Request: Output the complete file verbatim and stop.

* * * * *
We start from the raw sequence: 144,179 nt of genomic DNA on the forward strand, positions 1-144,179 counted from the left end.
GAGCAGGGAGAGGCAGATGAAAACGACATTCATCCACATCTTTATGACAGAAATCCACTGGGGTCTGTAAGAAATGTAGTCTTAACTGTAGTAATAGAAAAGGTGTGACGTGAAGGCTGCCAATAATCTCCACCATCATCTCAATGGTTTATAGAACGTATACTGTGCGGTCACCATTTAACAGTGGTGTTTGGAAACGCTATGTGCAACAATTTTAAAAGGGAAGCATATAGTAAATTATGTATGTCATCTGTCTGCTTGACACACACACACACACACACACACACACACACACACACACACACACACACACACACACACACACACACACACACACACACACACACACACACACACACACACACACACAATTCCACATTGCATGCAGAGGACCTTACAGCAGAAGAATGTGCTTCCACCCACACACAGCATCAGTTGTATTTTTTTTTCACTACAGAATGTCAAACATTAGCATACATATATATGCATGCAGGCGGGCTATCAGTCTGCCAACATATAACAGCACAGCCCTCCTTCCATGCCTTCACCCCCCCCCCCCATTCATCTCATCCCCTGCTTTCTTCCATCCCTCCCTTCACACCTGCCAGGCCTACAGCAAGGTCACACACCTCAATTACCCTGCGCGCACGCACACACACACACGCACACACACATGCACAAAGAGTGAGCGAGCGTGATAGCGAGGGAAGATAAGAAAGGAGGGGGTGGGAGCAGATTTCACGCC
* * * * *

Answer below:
We start from the raw sequence: 144,179 nt of genomic DNA on the forward strand, positions 1-144,179 counted from the left end.
GAGCAGGGAGAGGCAGATGAAAACGACATTCATCCACATCTTTATGACAGAAATCCACTGGGGTCTGTAAGAAATGTAGTCTTAACTGTAGTAATAGAAAAGGTGTGACGTGAAGGCTGCCAATAATCTCCACCATCATCTCAATGGTTTATAGAACGTATACTGTGCGGTCACCATTTAACAGTGGTGTTTGGAAACGCTATGTGCAACAATTTTAAAAGGGAAGCATATAGTAAATTATGTATGTCATCTGTCTGCTTGACACACACACACACACACACACACACACACACACACACACACACACACACACACACACACACACACACACACACACACACACACACACACACACACACACACACACACAATTCCACATTGCATGCAGAGGACCTTACAGCAGAAGAATGTGCTTCCACCCACACACAGCATCAGTTGTATTTTTTTTTCACTACAGAATGTCAAACATTAGCATACATATATATGCATGCAGGCGGGCTATCAGTCTGCCAACATATAACAGCACAGCCCTCCTTCCATGCCTTCACCCCCCCCCCCCATTCATCTCATCCCCTGCTTTCTTCCATCCCTCCCTTCACACCTGCCAGGCCTACAGCAAGGTCACACACCTCAATTACCCTGCGCGCACGCACACACACACACGCACACACACATGCACAAAGAGTGAGCGAGCGTGATAGCGAGGGAAGATAAGAAAGGAGGGGGTGGGAGCAGATTTCACGCC